In a very personal message to all those mourning relatives, or spending Christmas alone and wishing for “a simple hug or a squeeze of the hand”, she told them: “You are not alone, and let me assure you of my thoughts and prayers.”
Her Majesty, 94, also lauded all those who have risen to the challenges of the pandemic before concluding her speech with this message: “Let the light of Christmas – the spirit of selflessness, love and above all hope – guide us in the times ahead.”
The Queen’s third setpiece speech of the year to the nation, the broadcast ended with a moving rendition of the carol Joy To The World by an award-winning NHS choir to respect this year’s challenges.
Unlike previous years, the entire text of the speech remained a closely-guarded secret and the only family photo on the Queen’s drawing table – an regular source of intrigue by Royal watchers – was an image of her husband Prince Philip, 99, who is isolating with the Queen at Windsor Castle where they spent Christmas alone.
There were no public appearances by the Royal family – recognition of the importance of leading by example as families across the country are separated from each other ahead of tighter restrictions being imposed from Boxing Day morning onwards.
But they did broadcast seasonal messages to show their support for key workers – this will be the busiest Christmas on record for the NHS – and comfort all those grieving for loved ones as the UK death toll from Covid edges past 70,000.
The Duke and Duchess of Cambridge’s message said their thoughts are with those “spending today alone, those of you who are mourning the loss of a loved one, and those of you on the frontline who are still mustering the energy to put your own lives on hold to look after the rest of us”.
They added: “Wishing a merry Christmas doesn’t feel right this year, so instead we’re wishing for a better 2021. For those struggling today, there is support available.”
This spirit was also recognised by the Most Reverend Stephen Cottrell in his first Christmas sermon as Archbishop of York. “Christmas was always going to be different this year. And difficult. We knew we wouldn’t be able to do the things we wanted. We knew our celebrations would be restricted,” he said.
Meanwhile Keighley-born Captain Sir Tom Moore, knighted by the Queen in the summer, said things “will get better”. The Second World War veteran won the hearts of the nation by raising more than £32m for the NHS, walking 100 laps of his garden, before his 100th birthday during the first lockdown.
But the eyes of the country were on the Queen’s Christmas broadcast just over 80 years after her first radio address as a teenage Princess Elizabeth. And it saw her reach out to people of all faiths in honouring all those who have “risen magnificently to the challenges of the year”. Without mentioning the word ‘coronavirus’, she said that she and her family were inspired by the stories of community volunteers.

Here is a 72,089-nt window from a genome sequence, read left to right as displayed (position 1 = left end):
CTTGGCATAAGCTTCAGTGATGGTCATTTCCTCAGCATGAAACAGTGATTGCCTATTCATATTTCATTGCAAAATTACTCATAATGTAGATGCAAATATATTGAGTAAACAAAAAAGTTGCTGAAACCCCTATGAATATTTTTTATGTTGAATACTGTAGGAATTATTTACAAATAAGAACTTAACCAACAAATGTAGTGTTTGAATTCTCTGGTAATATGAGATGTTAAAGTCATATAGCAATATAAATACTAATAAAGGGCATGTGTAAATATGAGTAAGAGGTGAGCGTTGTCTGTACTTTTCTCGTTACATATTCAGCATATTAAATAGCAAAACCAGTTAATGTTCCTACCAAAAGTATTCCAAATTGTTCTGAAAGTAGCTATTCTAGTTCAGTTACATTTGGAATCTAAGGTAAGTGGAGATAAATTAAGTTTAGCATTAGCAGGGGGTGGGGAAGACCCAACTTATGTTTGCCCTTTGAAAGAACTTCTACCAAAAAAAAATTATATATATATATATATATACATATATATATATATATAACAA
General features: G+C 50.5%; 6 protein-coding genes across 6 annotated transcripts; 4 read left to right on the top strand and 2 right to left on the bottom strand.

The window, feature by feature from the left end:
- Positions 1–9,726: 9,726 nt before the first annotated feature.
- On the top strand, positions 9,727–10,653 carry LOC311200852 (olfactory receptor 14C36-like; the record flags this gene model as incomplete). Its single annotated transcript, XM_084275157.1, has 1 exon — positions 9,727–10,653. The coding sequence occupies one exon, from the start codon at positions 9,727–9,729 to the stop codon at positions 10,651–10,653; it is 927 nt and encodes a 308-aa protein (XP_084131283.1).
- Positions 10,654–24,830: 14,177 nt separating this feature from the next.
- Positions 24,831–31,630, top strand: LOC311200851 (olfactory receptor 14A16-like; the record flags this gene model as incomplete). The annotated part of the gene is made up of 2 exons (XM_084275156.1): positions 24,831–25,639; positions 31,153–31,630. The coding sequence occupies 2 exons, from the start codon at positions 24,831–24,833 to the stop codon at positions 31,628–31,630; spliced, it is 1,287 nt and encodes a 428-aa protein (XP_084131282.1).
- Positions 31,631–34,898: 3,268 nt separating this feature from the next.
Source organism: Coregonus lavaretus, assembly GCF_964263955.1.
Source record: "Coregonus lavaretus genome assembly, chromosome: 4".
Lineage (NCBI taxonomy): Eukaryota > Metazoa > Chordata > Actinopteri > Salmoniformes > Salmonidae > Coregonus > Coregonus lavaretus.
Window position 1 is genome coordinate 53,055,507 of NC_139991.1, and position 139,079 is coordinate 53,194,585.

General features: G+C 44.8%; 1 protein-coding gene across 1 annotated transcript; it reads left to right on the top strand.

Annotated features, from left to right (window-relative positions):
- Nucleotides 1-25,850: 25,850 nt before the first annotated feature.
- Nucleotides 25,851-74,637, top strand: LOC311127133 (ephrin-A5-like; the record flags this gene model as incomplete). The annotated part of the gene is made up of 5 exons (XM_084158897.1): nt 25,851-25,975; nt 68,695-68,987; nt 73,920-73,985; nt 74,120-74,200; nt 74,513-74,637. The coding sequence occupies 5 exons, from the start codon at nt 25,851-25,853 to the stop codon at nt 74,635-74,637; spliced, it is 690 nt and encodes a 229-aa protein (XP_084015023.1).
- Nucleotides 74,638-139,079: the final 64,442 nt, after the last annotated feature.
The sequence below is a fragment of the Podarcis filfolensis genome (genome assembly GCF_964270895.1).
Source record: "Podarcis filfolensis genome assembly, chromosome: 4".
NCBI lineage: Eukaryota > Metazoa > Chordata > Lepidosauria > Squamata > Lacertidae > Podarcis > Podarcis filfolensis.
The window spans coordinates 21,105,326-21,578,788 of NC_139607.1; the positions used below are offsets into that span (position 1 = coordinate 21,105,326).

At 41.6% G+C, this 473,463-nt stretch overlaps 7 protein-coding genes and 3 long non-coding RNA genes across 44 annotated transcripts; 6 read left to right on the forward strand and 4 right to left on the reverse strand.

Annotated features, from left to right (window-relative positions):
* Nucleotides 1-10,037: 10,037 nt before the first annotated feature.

She told them: “I am so proud and moved by this quiet, indomitable spirit. To our young people in particular I say thank you for the part you have played.
“This year, we celebrated International Nurses’ Day, on the 200th anniversary of the birth of Florence Nightingale. As with other nursing pioneers like Mary Seacole, Florence Nightingale shone a lamp of hope across the world.
“Today, our frontline services still shine that lamp for us – supported by the amazing achievements of modern science – and we owe them a debt of gratitude. We continue to be inspired by the kindness of strangers and draw comfort that – even on the darkest nights – there is hope in the new dawn.”
Praising the “Good Samaritans” who have “emerged across society showing care and respect for all, regardless of gender, race or background”, the Queen set today’s sacrifices in the context of a service that she attended to mark the centenary of the burial of an unknown Great War warrior.
“In November, we commemorated another hero – though nobody knows his name. The Tomb of the Unknown Warrior isn’t a large memorial, but everyone entering Westminster Abbey has to walk around his resting place, honouring this unnamed combatant of the First World War – a symbol of selfless duty and ultimate sacrifice,” she added.
“The Unknown Warrior was not exceptional. That’s the point. He represents millions like him who throughout our history have put the lives of others above their own, and will be doing so today. For me, this is a source of enduring hope in difficult and unpredictable times.”